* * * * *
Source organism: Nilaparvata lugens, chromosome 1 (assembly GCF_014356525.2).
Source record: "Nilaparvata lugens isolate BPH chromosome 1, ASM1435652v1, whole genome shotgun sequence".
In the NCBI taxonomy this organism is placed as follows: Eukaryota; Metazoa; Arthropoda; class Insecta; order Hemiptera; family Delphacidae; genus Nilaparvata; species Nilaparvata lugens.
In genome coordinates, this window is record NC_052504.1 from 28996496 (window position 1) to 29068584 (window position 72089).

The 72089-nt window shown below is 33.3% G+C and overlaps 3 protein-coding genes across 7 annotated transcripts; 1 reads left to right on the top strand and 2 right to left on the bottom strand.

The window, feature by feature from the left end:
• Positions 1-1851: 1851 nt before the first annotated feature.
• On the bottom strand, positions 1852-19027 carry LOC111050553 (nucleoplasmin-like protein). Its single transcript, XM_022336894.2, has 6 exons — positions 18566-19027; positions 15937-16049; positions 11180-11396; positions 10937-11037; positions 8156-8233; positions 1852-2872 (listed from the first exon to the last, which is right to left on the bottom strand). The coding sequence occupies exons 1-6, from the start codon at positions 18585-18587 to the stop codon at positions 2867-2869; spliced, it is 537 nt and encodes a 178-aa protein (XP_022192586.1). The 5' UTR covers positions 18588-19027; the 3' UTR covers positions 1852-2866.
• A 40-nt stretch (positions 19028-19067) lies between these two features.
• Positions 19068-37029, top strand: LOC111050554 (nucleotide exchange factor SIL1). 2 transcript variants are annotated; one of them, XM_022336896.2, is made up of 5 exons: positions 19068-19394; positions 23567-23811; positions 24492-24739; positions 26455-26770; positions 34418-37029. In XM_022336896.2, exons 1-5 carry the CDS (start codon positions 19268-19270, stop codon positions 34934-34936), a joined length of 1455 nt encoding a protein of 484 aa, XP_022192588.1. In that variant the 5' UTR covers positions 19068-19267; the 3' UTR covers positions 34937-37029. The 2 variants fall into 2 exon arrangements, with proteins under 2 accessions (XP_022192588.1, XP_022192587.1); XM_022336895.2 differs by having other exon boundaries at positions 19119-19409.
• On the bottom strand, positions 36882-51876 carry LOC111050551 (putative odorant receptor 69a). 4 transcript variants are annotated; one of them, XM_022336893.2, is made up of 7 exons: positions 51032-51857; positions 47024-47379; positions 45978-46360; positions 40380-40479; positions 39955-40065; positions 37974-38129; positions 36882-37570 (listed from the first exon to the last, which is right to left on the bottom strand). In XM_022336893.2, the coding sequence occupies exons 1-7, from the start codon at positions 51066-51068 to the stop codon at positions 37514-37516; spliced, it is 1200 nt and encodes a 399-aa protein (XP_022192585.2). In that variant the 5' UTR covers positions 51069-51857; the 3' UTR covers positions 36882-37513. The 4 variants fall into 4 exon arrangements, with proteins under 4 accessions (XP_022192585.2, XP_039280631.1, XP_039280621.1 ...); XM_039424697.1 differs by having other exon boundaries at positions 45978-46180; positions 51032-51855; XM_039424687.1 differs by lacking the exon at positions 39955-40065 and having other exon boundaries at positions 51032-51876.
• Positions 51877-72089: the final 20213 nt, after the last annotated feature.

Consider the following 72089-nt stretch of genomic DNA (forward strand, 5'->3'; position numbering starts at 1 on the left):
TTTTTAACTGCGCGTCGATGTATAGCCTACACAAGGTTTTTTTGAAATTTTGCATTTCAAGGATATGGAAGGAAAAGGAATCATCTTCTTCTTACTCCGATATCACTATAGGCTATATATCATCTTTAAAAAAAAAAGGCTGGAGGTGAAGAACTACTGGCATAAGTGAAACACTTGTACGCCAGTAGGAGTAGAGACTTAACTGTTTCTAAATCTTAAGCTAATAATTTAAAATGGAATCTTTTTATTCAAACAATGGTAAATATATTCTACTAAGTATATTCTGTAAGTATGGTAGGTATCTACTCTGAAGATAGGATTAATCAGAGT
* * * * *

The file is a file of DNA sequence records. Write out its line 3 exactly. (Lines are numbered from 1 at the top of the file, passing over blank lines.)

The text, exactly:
In the NCBI taxonomy this organism is placed as follows: Eukaryota; Metazoa; Arthropoda; class Insecta; order Hemiptera; family Delphacidae; genus Nilaparvata; species Nilaparvata lugens.